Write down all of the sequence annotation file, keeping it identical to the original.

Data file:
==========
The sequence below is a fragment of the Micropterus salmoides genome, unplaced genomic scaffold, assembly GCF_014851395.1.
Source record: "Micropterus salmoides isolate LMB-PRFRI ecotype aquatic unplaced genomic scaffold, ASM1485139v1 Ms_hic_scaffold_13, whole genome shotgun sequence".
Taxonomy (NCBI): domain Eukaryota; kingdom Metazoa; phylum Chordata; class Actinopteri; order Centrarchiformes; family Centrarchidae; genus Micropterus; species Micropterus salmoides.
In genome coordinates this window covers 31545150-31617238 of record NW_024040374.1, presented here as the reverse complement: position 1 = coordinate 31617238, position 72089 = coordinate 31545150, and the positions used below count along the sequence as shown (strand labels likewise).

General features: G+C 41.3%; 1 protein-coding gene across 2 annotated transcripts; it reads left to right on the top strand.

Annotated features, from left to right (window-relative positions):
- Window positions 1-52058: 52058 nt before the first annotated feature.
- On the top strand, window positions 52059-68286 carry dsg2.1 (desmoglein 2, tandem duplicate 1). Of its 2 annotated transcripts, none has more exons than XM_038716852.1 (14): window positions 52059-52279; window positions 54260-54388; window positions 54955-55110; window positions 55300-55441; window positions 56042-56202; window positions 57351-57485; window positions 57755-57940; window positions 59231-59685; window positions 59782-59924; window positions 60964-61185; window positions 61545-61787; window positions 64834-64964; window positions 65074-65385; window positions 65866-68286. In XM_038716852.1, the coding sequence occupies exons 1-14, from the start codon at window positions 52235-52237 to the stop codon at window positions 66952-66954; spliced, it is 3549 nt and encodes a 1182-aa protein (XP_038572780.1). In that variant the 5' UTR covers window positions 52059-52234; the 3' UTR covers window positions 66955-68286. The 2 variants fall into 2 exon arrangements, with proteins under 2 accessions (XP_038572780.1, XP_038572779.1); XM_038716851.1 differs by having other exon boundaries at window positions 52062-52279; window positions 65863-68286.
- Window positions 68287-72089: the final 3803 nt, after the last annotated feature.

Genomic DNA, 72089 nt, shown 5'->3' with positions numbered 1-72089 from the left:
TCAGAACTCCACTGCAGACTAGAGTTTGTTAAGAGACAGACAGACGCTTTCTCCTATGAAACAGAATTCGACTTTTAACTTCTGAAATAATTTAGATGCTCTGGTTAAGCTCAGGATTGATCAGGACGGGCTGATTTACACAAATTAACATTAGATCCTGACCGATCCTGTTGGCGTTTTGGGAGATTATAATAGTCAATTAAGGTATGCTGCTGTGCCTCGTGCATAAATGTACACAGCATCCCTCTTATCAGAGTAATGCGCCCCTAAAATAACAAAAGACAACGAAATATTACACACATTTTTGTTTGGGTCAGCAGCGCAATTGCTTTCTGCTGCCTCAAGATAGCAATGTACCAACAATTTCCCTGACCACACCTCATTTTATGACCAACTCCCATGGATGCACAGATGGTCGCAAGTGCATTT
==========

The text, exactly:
The sequence below is a fragment of the Micropterus salmoides genome, unplaced genomic scaffold, assembly GCF_014851395.1.
Source record: "Micropterus salmoides isolate LMB-PRFRI ecotype aquatic unplaced genomic scaffold, ASM1485139v1 Ms_hic_scaffold_13, whole genome shotgun sequence".
Taxonomy (NCBI): domain Eukaryota; kingdom Metazoa; phylum Chordata; class Actinopteri; order Centrarchiformes; family Centrarchidae; genus Micropterus; species Micropterus salmoides.
In genome coordinates this window covers 31545150-31617238 of record NW_024040374.1, presented here as the reverse complement: position 1 = coordinate 31617238, position 72089 = coordinate 31545150, and the positions used below count along the sequence as shown (strand labels likewise).

General features: G+C 41.3%; 1 protein-coding gene across 2 annotated transcripts; it reads left to right on the top strand.

Annotated features, from left to right (window-relative positions):
- Window positions 1-52058: 52058 nt before the first annotated feature.
- On the top strand, window positions 52059-68286 carry dsg2.1 (desmoglein 2, tandem duplicate 1). Of its 2 annotated transcripts, none has more exons than XM_038716852.1 (14): window positions 52059-52279; window positions 54260-54388; window positions 54955-55110; window positions 55300-55441; window positions 56042-56202; window positions 57351-57485; window positions 57755-57940; window positions 59231-59685; window positions 59782-59924; window positions 60964-61185; window positions 61545-61787; window positions 64834-64964; window positions 65074-65385; window positions 65866-68286. In XM_038716852.1, the coding sequence occupies exons 1-14, from the start codon at window positions 52235-52237 to the stop codon at window positions 66952-66954; spliced, it is 3549 nt and encodes a 1182-aa protein (XP_038572780.1). In that variant the 5' UTR covers window positions 52059-52234; the 3' UTR covers window positions 66955-68286. The 2 variants fall into 2 exon arrangements, with proteins under 2 accessions (XP_038572780.1, XP_038572779.1); XM_038716851.1 differs by having other exon boundaries at window positions 52062-52279; window positions 65863-68286.
- Window positions 68287-72089: the final 3803 nt, after the last annotated feature.

Genomic DNA, 72089 nt, shown 5'->3' with positions numbered 1-72089 from the left:
TCAGAACTCCACTGCAGACTAGAGTTTGTTAAGAGACAGACAGACGCTTTCTCCTATGAAACAGAATTCGACTTTTAACTTCTGAAATAATTTAGATGCTCTGGTTAAGCTCAGGATTGATCAGGACGGGCTGATTTACACAAATTAACATTAGATCCTGACCGATCCTGTTGGCGTTTTGGGAGATTATAATAGTCAATTAAGGTATGCTGCTGTGCCTCGTGCATAAATGTACACAGCATCCCTCTTATCAGAGTAATGCGCCCCTAAAATAACAAAAGACAACGAAATATTACACACATTTTTGTTTGGGTCAGCAGCGCAATTGCTTTCTGCTGCCTCAAGATAGCAATGTACCAACAATTTCCCTGACCACACCTCATTTTATGACCAACTCCCATGGATGCACAGATGGTCGCAAGTGCATTT